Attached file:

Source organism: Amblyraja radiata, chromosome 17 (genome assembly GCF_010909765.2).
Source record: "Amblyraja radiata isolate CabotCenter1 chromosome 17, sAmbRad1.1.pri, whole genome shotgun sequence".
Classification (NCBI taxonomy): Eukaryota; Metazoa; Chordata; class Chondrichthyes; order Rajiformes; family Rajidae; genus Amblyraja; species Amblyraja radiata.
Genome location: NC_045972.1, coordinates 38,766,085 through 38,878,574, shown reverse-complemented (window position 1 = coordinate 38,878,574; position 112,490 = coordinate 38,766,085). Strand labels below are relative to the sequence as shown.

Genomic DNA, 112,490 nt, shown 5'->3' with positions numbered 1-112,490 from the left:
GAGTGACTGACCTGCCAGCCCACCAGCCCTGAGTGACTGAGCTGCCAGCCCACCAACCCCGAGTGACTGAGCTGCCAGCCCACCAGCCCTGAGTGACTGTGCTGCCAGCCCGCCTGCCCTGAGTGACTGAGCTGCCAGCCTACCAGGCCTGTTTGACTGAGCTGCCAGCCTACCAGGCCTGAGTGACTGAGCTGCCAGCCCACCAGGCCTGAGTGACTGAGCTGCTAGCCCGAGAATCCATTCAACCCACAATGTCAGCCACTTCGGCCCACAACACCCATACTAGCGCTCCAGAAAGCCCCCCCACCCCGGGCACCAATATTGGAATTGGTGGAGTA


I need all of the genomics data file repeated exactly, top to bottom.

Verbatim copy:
Source organism: Amblyraja radiata, chromosome 17 (genome assembly GCF_010909765.2).
Source record: "Amblyraja radiata isolate CabotCenter1 chromosome 17, sAmbRad1.1.pri, whole genome shotgun sequence".
Classification (NCBI taxonomy): Eukaryota; Metazoa; Chordata; class Chondrichthyes; order Rajiformes; family Rajidae; genus Amblyraja; species Amblyraja radiata.
Genome location: NC_045972.1, coordinates 38,766,085 through 38,878,574, shown reverse-complemented (window position 1 = coordinate 38,878,574; position 112,490 = coordinate 38,766,085). Strand labels below are relative to the sequence as shown.

Genomic DNA, 112,490 nt, shown 5'->3' with positions numbered 1-112,490 from the left:
GAGTGACTGACCTGCCAGCCCACCAGCCCTGAGTGACTGAGCTGCCAGCCCACCAACCCCGAGTGACTGAGCTGCCAGCCCACCAGCCCTGAGTGACTGTGCTGCCAGCCCGCCTGCCCTGAGTGACTGAGCTGCCAGCCTACCAGGCCTGTTTGACTGAGCTGCCAGCCTACCAGGCCTGAGTGACTGAGCTGCCAGCCCACCAGGCCTGAGTGACTGAGCTGCTAGCCCGAGAATCCATTCAACCCACAATGTCAGCCACTTCGGCCCACAACACCCATACTAGCGCTCCAGAAAGCCCCCCCACCCCGGGCACCAATATTGGAATTGGTGGAGTA